Biological Imperative

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Biological Imperative
Curated by: Emma Wilcox

73 Market St
Newark, NJ 07102
June 14th, 2008 - July 26th, 2008
Opening: June 14th, 2008 7:00 PM - 10:00 PM

United States
973 353 9533
Th, Fri, Sat 12-6
This event is appropriate for children


Biological Imperative
Curated by Emma Wilcox
With full color catalog

June 14-May 17, 2008
Opening Reception June 14, 7-10 PM

Screening July 12, 3 PM
WAX, or the Discovery of Television Among the Bees

Structured around what the Tissue Culture and Art Project has called
"cultural perceptions of life," Biological Imperative freely mixes
ideas of partial personhood, the possibilities of regeneration,
multiples, fecundity, the semi-living, and the undead (things that
just won't die.) The exhibition posits linkage between disparate
references such as (but not limited to) the undying popularity of the
zombie genre, rabbit imagery, pirate radio and bioethical quandaries.

Elio Cacavalle's MyBio Dolls are educational dolls informed by
consultation with bioethicists, symbolizing possible biofutures, and
allowing children to imagine narratives for scenarios such as
human/animal organ transplants. Brandon Ballengee's drawings of
deformed frog specimens collected throughout the world also create a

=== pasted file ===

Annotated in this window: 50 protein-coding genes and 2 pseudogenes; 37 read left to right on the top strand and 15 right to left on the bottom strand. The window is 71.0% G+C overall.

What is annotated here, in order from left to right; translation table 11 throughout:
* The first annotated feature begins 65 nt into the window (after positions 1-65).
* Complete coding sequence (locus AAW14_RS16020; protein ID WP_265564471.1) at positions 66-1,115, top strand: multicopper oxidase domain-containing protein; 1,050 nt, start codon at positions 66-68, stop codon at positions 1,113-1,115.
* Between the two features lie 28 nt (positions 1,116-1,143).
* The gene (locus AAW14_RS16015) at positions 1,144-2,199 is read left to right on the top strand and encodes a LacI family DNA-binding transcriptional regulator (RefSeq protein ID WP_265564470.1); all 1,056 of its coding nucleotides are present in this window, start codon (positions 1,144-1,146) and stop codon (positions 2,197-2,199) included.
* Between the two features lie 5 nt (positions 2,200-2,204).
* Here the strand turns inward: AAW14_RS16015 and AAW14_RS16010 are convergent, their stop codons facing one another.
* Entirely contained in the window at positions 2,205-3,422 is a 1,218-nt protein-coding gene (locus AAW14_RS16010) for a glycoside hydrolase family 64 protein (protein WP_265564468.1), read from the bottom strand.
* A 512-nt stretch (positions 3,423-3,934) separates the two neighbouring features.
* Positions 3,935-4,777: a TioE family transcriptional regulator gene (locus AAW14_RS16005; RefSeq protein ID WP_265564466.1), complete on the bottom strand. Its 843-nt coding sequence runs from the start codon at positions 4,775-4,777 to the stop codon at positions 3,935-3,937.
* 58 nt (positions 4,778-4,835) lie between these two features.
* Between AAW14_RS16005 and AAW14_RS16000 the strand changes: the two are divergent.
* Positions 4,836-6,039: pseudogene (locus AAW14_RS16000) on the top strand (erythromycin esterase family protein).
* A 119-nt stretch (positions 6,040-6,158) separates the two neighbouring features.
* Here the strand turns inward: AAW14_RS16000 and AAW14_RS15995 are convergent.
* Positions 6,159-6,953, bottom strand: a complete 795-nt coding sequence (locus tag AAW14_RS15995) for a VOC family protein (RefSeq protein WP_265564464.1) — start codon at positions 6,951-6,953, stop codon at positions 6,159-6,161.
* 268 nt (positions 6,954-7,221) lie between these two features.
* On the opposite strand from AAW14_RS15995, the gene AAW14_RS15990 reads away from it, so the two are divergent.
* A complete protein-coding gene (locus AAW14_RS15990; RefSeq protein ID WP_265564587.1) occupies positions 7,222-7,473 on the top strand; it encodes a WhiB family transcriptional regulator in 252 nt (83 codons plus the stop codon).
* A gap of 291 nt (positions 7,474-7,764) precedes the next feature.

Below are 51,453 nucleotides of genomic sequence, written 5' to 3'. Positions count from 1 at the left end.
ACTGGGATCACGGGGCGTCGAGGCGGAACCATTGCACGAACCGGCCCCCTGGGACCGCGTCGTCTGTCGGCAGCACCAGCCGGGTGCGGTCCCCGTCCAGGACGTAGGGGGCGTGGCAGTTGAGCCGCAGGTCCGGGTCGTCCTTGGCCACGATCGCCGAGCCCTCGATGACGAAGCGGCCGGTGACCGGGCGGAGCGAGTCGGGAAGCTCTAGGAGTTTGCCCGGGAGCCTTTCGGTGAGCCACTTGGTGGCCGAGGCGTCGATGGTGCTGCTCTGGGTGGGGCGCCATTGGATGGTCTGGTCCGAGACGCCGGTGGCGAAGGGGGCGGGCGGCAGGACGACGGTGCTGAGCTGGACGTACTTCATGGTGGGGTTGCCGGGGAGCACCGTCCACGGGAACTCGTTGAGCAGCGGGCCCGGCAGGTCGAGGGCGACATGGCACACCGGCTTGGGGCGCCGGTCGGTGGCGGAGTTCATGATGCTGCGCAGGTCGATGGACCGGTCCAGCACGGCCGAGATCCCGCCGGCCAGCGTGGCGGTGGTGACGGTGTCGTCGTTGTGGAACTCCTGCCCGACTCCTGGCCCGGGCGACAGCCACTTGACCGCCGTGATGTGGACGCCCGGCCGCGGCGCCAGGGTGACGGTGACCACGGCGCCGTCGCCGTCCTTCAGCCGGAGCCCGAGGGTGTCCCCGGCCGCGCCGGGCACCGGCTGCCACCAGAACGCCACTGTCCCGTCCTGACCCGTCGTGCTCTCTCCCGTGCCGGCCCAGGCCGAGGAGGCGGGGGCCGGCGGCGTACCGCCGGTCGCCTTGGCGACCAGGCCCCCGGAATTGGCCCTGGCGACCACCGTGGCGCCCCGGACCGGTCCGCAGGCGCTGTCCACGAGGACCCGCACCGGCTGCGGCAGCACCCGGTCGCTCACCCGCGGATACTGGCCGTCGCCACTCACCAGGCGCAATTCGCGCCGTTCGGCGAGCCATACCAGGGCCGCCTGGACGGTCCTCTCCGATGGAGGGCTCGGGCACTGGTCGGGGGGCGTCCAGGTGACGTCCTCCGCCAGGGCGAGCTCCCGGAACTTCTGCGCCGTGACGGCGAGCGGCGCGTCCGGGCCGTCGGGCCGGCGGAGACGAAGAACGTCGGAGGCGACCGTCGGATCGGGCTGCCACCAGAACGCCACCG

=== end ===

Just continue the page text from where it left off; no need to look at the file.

sense of the unfamiliar: some frogs have too many limbs, some too few.

In Jillian McDonald's two-channel installation in the new media room,
Zombie Loop, zombie and survivor are somehow the same, referencing the
genre's implied life cycle. The endurance of radio signals in the
atmosphere links Charlesworth, Lewandowski & Mann's video work, Radio
City to the theme of the undying. The piece is a record of journey via
boat to an abandoned sea fort used by pirate radio transmissions in
the 60's. After an altercation that left one broadcaster dead, his
wife rowed to sea and played "Strangers in the Night" as a memorial.
CLM mimicked this action in 2006, playing the same song at high volume
over the open water.

The fecundity or productivity of animals, namely rabbits and bees,
inspired other works in the exhibition, such as those by Aganetha Dyck
with Richard Dyck, and David Blair. Dyck's Hive Scans are large-scale
color prints made in collaboration with bees, via a scanner introduced
into a beehive. David Blair's full-length film WAX was created over 6
years with footage shot on site at actual nuclear testing facilities
in the US, flight simulation software and archival footage. The
convoluted story concerns a beekeeper's transformation upon
discovering that his bees communicate between the living and the dead,

and raises questions as to the collective and individual value of life.

.4 of artworks in the exhibition contain rabbit content.

For more information, please contact Emma Wilcox at